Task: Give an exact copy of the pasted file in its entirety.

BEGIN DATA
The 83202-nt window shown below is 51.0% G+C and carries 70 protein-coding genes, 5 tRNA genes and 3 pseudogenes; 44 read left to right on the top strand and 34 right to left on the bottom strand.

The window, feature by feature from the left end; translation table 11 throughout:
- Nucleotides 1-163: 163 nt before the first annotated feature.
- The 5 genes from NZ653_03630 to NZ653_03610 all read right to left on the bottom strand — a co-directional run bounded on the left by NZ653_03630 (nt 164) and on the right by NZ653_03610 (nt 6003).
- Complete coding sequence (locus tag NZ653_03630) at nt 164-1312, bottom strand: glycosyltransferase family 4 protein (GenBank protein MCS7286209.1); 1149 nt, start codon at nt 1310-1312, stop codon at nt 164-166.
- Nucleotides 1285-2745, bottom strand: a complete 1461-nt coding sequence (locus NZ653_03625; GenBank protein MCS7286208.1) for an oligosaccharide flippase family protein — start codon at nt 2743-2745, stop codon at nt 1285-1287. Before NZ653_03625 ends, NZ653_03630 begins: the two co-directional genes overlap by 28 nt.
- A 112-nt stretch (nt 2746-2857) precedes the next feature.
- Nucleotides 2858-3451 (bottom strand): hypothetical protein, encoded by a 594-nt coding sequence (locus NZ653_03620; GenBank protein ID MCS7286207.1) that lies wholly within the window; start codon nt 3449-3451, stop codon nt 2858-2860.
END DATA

The 83202-nt window shown below is 51.0% G+C and carries 70 protein-coding genes, 5 tRNA genes and 3 pseudogenes; 44 read left to right on the top strand and 34 right to left on the bottom strand.

The window, feature by feature from the left end; translation table 11 throughout:
- Nucleotides 1-163: 163 nt before the first annotated feature.
- The 5 genes from NZ653_03630 to NZ653_03610 all read right to left on the bottom strand — a co-directional run bounded on the left by NZ653_03630 (nt 164) and on the right by NZ653_03610 (nt 6003).
- Complete coding sequence (locus tag NZ653_03630) at nt 164-1312, bottom strand: glycosyltransferase family 4 protein (GenBank protein MCS7286209.1); 1149 nt, start codon at nt 1310-1312, stop codon at nt 164-166.
- Nucleotides 1285-2745, bottom strand: a complete 1461-nt coding sequence (locus NZ653_03625; GenBank protein MCS7286208.1) for an oligosaccharide flippase family protein — start codon at nt 2743-2745, stop codon at nt 1285-1287. Before NZ653_03625 ends, NZ653_03630 begins: the two co-directional genes overlap by 28 nt.
- A 112-nt stretch (nt 2746-2857) precedes the next feature.
- Nucleotides 2858-3451 (bottom strand): hypothetical protein, encoded by a 594-nt coding sequence (locus NZ653_03620; GenBank protein ID MCS7286207.1) that lies wholly within the window; start codon nt 3449-3451, stop codon nt 2858-2860.